[VIEWPOINT] Archives and good governmentAs part of his "National Vision 21," President-elect Roh Moo-hyun has emphasized the importance of the function of sound supervision in administration. Mr. Roh has declared that he would implement stronger supervision by making minutes mandatory in every government meeting and making them accessible to the public.
The public would be allowed to view all the minutes of the Blue House and official meetings of the government according to the contents after a certain period of time, according to Mr. Roh's plan, and a separate and independent organization would say which information should be made public.
Mr. Roh's serious consideration of supervision will be most helpful in dissolving the deep-rooted distrust of politics and the government. Supervision is the right way to create transparency in politics and government.
Mr. Roh has also attracted the public's attention by announcing that he and his transition team would record their entire proceedings to insure the transparency of the policies being formulated and publish them by early March. By publishing their records, the transition team will be showing how determined Mr. Roh is to implement this policy.
I agree with the step the president-elect and his transition team intends to take and think all efforts must be made to find a way to realize this plan. The president-elect and his transition team are on the right track concerning minute-keeping, but their plan lacks substance.
The president-elect said minutes should be kept of important meetings, but he has not been specific about public administrative actions. Not all public actions center on meetings. We need to record decisions that do not take place during meetings and executive processes and make them public to bring full transparency to government. Mr. Roh has said that a separate organization would determine what minutes would be made public, but that organization should also operate independently.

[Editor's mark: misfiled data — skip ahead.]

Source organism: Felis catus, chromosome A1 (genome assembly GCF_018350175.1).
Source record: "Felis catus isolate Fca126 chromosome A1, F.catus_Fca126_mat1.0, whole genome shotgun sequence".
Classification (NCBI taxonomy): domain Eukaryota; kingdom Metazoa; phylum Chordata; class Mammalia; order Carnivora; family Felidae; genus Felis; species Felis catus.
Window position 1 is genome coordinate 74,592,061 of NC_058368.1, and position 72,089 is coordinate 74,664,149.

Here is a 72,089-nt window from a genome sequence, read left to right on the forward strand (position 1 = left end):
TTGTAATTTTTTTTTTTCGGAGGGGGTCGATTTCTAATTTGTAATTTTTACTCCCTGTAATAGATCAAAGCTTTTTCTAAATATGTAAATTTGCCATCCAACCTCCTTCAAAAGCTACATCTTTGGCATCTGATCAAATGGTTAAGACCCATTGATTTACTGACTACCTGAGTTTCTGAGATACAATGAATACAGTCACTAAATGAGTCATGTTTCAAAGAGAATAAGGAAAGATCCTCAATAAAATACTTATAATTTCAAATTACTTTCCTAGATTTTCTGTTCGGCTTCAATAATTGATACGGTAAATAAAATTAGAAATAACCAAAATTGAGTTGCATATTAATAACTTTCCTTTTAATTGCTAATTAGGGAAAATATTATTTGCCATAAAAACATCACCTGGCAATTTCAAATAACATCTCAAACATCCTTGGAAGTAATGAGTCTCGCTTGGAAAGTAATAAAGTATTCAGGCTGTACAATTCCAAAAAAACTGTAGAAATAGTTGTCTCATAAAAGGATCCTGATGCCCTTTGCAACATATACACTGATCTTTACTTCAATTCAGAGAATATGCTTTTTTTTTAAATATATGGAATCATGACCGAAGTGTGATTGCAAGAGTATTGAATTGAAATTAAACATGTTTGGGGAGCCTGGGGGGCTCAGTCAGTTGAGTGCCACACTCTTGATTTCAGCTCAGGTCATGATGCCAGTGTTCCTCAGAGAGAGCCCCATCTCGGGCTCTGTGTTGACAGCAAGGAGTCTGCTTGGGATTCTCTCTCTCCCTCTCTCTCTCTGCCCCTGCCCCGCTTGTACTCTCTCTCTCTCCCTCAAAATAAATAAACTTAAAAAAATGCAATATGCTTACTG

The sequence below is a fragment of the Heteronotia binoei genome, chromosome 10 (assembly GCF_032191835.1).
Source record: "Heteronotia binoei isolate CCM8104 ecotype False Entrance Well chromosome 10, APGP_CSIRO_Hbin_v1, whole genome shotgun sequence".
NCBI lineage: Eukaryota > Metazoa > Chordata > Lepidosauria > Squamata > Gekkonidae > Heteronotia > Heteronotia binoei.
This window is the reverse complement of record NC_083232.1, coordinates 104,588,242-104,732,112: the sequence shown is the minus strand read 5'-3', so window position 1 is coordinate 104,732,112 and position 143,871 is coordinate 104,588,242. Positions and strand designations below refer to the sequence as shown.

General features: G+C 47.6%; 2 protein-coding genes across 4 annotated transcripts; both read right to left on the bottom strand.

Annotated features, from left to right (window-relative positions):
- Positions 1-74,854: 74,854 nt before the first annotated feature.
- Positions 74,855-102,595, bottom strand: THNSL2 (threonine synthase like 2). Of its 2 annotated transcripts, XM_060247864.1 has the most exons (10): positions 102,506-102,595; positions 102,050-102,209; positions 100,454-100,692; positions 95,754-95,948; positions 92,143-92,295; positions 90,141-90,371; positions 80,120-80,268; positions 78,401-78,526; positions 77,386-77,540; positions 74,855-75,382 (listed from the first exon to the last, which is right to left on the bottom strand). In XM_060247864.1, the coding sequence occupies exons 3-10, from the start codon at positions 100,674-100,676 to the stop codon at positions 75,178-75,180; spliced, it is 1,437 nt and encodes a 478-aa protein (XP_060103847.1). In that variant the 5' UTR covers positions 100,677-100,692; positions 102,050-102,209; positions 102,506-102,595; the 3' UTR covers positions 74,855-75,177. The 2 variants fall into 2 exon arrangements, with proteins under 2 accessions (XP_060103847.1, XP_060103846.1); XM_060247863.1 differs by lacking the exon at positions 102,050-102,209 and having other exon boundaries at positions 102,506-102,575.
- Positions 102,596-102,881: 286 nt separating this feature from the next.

The statement that the records of the transition team should be published also needs clarification. The plan to lead the effort to implement transparency is commendable, but how can transparency be assured by the vary people who recorded the information? Only a mechanism that guarantees that the records of all the activities, meetings and research by the transition team are made and kept intact will guarantee transparency.
Recently, archivists pointed out the importance of presidential records being saved properly, urging the transition team to assume control of the records related to President Kim Dae-jung. Until now, presidential records had been destroyed and sometimes even turned into personal papers. It is only natural that we should pay more attention to saving presidential documents. Fortunately, the archivists' expression of concern was promptly answered with an announcement by the government that all records of President Kim Dae-jung's activities would be passed to Mr. Roh's transition team. Had Mr. Roh and his transition team, who have so vociferously voiced their support for proper record-keeping, been more active in requesting the records of President Kim, there would have been no need for the archivists to step up and demand that the government hand them over.
The luke warm support for record-keeping that the transition team has shown so far must be changed. Instead of exhorting the prerogatives of the Government Archives and Records Service under the Ministry of Home Affairs and Government Administration and the Blue House staff, the transition team should act on its own behalf. If the transition team does not assume control of official records, which are the very essence of any transition, what is there to take over? Without the strong determination to consolidate the government's record-keeping, there will be no transparent politics or government.
* The writer is a professor of archival science at Myongji University.
by Kim Ik-han